Fidgeting in the waiting room of the Brazilian Consulate in NYC, I could barely contain my excitement for my upcoming trip. After discussing my outlook on the future of publishing in South America (on this very blog) I was challenged by Chart-leadership to put my projections to the test.It made sense – while my beliefs were grounded in a largely myopic view of the region based on our local partners and my own research, I had little experience on the ground. Meeting with the folks creating content, talking to the people who were building their brand around a specific, local audience – this was what I needed. So off I went.My first stop was in Lima, Peru – for a publisher’s conference hosted by INMA. INMA is an organization built for news media organizations around the world – established to share ideas and sustain growth in the uncertain publishing market. Nearly all major local publishers were in attendance for two days of seminars, lunches, and a couple cocktails here and there.At a very high-level, the conference focused on how publishers can build a brand targeted at a specific audience and develop that brand through print, digital and e-comm verticals. Yes, I said print. Print circulation is actually growing in Latin America. There were a wide range of stimulating talks, but two that stood out to me were:
Carlos Ruiz of Reset: Agencia de Medios spoke about “los nuevos paradigmas” or the different mediums through which a publisher can capture the attention of their audience. Yet the various mediums, according to him, made no difference. Creating content based on how readers consume your content, he reasoned, is more important than focusing on print over digital, or vice versa.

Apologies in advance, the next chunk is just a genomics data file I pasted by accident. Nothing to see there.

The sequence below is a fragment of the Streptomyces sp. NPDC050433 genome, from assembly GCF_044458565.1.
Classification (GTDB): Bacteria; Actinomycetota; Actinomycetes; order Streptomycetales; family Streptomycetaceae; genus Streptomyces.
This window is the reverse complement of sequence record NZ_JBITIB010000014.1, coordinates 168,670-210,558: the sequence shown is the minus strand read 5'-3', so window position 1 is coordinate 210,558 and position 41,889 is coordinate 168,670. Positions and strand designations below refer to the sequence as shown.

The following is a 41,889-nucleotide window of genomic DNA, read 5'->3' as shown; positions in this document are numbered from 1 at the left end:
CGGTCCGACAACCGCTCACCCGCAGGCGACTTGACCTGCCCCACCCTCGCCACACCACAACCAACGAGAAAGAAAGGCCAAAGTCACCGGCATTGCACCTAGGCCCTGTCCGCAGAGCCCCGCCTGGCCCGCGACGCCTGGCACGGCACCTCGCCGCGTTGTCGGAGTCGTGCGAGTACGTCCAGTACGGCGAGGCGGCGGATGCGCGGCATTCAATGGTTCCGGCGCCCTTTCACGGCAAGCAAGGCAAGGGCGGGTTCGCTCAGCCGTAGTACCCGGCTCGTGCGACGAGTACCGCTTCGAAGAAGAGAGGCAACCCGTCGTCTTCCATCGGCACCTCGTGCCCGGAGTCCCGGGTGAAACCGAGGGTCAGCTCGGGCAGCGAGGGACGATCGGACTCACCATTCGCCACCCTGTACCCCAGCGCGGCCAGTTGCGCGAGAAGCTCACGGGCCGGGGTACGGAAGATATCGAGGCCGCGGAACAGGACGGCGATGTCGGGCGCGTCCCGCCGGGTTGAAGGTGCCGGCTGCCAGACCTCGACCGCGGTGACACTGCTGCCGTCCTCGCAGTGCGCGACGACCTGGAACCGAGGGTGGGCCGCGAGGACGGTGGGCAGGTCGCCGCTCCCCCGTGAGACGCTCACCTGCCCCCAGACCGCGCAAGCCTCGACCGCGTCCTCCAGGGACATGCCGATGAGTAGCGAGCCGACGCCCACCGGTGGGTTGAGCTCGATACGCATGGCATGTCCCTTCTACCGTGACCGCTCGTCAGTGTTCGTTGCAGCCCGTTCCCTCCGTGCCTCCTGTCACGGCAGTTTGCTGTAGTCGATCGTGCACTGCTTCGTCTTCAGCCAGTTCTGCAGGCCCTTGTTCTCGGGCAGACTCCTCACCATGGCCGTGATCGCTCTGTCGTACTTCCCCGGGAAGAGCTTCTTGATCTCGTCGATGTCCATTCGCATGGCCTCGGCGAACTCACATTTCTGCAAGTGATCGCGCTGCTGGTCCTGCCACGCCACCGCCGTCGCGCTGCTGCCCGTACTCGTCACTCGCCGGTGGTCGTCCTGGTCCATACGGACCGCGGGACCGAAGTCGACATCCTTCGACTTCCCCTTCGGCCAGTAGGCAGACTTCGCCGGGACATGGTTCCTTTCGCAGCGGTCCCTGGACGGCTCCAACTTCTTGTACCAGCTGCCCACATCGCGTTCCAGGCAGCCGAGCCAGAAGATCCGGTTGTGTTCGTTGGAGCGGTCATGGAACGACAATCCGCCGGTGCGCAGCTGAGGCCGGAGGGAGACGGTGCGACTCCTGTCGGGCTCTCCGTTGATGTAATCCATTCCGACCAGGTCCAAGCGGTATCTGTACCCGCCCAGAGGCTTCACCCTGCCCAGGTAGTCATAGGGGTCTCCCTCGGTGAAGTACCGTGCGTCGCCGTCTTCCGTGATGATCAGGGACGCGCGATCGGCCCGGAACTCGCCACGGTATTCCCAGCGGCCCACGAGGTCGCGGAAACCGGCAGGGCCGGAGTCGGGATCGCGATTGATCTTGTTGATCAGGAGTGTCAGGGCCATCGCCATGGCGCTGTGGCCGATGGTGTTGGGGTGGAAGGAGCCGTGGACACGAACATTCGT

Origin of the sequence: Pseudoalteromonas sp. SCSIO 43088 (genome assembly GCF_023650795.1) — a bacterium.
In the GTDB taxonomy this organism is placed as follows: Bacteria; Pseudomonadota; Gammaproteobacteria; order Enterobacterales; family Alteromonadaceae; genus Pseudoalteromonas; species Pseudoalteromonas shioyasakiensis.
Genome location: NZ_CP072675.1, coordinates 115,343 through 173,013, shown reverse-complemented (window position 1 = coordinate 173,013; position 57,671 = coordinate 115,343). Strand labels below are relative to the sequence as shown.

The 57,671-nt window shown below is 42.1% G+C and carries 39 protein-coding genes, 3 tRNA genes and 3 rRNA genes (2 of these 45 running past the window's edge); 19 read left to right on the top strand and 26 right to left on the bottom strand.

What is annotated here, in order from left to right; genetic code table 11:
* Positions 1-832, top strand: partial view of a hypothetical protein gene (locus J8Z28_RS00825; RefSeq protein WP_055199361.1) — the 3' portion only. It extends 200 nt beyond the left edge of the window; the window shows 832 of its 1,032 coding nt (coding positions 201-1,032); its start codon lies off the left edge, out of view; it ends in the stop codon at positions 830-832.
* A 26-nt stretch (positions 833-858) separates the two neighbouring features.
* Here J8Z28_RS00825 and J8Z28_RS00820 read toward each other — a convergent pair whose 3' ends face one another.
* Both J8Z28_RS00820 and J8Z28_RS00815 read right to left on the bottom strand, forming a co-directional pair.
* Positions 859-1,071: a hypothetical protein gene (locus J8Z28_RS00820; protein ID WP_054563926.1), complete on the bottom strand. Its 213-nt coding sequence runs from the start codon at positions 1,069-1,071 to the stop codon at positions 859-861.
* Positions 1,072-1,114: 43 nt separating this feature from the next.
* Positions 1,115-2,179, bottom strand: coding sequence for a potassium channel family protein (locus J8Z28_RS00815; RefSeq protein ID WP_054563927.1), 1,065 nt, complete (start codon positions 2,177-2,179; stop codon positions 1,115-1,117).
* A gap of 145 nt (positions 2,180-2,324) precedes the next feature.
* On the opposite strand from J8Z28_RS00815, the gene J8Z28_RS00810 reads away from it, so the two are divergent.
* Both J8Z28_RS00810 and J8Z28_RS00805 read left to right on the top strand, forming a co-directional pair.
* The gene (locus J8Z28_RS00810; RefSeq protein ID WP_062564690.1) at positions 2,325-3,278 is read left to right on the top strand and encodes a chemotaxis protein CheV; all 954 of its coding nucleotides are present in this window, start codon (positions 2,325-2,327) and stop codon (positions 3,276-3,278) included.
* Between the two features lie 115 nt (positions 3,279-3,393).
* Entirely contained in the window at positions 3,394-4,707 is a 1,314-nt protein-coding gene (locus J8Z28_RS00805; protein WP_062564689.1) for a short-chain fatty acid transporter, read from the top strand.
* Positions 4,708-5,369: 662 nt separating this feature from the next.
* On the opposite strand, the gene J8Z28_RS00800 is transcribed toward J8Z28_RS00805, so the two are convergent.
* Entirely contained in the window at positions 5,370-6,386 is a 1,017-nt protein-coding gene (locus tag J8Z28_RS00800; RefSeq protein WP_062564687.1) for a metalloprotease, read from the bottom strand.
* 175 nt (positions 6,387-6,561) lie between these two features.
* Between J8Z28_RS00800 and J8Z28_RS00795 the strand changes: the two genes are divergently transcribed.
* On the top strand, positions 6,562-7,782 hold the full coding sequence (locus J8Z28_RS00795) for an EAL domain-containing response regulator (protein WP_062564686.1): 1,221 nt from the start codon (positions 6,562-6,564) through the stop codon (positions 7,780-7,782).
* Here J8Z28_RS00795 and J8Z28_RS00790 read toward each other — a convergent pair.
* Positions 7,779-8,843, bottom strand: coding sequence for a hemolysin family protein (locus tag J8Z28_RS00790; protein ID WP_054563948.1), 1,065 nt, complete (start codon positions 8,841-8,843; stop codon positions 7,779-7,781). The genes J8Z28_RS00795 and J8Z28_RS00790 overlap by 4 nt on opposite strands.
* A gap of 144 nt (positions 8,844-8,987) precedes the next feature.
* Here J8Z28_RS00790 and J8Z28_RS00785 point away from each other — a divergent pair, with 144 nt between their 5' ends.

Maria Eugenia Castaneda, a consultant from Guatemala talked about intelligent market analysis and the increased importance of understanding who your audience is and how they consume your content. Once you understand the audience and have your “message” the task at hand is to figure out which product or medium you use to deliver that message.
The importance of connecting with an audience and building content around that audience became abundantly clear – an issue I focus on in American and European markets today.
Yet digital in South America is a candle in the sun (when it comes to revenue) compared with print (Tweet this) – meaning that editors and product managers can take more risks. Digital can showcase what might work in print (as it’s not core to the business) making it the perfect breeding ground for radical innovation when it comes to online publishing.
Editors and PM’s can find new ways to reach their audience and to create their content, experimenting with different mediums and hyper-targeted branding. As digital moves into the H1 position (see what I did there?) audience-focused workflows will be longstanding, sustaining the growth beget by print. Whoa.
After Lima, I went to Sao Paulo for a few meetings with local publishers. The conversations I had there only furthered signs of encouragement for future market growth in the years to come. I picked up some interesting facts along the way, namely that the country-wide ad spend on Facebook Advertising is equivalent to that of Google Adwords. After working as an Adwords consultant a few years ago, I was blown away by that stat.
40% of people in Brazil share news stories on Facebook (Tweet this) , making it ever-more important for publishers to understand how those readers coming over from Facebook are consuming their content in the hopes of converting those users into long-term and returning readers. The amount of activity on Facebook, in general, is outstanding. The growth in new Brazilian Facebook users is nearly double that of the next leading country, India. With more people coming through Facebook to these news sites, it’s going to become even more important to understand that audience and how to build upon it – something we at Chartbeat might be able to help out with!
Over the next few years we’ll see a multitude of innovations in the publishing space as more people come online around South America. The sustainable growth of print will buoy this innovation and allow people to experiment widely and often. Would love to get some of your feedback – hit me up!